The Alberta government could be seriously underestimating the scale of the province's debt, according to a new report by the Fraser Institute.
Currently, the government is forecasting the province's debt could reach $19.8 billion in five years.
The report released Thursday suggests that number might be a low-ball. The think tank forecasts the actual deficit could range between $26.8 billion and $36 billion, based on different scenarios of government spending.
The report suggests the numbers could be higher, as the study doesn't account for future revenue losses — a plausible situation given the volatility of global oil prices.
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"Given economic conditions in the province, if the government fails to restrain spending, the pace of debt accumulation in Alberta may be extremely rapid," said study co-author Ben Eise in a release.
The study, titled "How Much, How Fast? Estimating Debt Accumulation in Alberta Through 2019/20," notes 2016 to be the first time in 17 years where the province's debt will exceed its assets.
In 2007-2008, the province had no net debt and $35 billion in assets. That means if the study's predictions come to fruition, the province will have seen a $71-billion drop in over a decade.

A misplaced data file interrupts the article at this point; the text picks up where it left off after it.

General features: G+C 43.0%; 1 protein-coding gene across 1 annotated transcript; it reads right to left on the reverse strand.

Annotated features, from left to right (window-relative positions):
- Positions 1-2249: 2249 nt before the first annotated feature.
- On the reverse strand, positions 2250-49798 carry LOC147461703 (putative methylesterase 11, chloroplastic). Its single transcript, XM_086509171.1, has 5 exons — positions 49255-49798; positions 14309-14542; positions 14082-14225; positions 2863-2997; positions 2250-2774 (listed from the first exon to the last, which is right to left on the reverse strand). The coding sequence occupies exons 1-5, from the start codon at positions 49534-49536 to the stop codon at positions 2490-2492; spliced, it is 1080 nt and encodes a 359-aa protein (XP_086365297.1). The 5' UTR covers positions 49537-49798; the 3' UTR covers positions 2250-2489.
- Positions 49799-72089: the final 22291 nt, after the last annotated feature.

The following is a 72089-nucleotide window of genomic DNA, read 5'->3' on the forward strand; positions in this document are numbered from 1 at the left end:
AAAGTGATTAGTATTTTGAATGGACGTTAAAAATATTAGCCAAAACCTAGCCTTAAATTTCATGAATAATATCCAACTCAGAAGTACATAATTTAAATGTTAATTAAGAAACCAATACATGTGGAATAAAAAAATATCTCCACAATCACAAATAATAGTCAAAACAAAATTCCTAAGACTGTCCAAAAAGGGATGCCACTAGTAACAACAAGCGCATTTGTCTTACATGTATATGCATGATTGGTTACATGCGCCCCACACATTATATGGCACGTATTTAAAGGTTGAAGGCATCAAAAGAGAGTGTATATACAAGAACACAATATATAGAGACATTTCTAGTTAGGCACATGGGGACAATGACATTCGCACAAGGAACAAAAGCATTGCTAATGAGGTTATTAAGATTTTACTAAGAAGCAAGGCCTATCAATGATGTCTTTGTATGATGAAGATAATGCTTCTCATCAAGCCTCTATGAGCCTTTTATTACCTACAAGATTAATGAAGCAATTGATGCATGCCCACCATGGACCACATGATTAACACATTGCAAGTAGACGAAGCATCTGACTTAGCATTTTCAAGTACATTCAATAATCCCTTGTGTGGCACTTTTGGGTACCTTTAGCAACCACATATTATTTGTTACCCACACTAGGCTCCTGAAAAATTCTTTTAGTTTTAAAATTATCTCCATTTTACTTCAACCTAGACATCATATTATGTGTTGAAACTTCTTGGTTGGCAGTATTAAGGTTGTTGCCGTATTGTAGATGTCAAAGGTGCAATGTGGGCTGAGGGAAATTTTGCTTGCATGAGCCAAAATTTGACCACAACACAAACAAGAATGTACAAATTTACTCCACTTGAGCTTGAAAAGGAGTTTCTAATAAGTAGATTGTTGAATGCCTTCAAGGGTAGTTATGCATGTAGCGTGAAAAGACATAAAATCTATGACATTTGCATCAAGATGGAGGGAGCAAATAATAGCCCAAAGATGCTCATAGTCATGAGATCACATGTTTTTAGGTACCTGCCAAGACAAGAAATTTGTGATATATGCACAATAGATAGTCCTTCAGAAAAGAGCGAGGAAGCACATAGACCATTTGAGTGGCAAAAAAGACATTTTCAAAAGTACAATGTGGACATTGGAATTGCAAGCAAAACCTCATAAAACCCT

"The pace of debt accumulation in Alberta may be extremely rapid."
The right-leaning think tank doesn't place the blame solely on Premier Rachel Notley's NDP government, instead suggesting "uncontrollable spending" over the last ten years led to the province's financially precarious position.
However, the study's authors do suggest that the upcoming provincial budget, if done right, could soften the blow.
"With the provincial budget only two weeks away, the government's spending choices will play an important role in determining how much debt is laid on the backs of working Albertans and their families," said Eisen.
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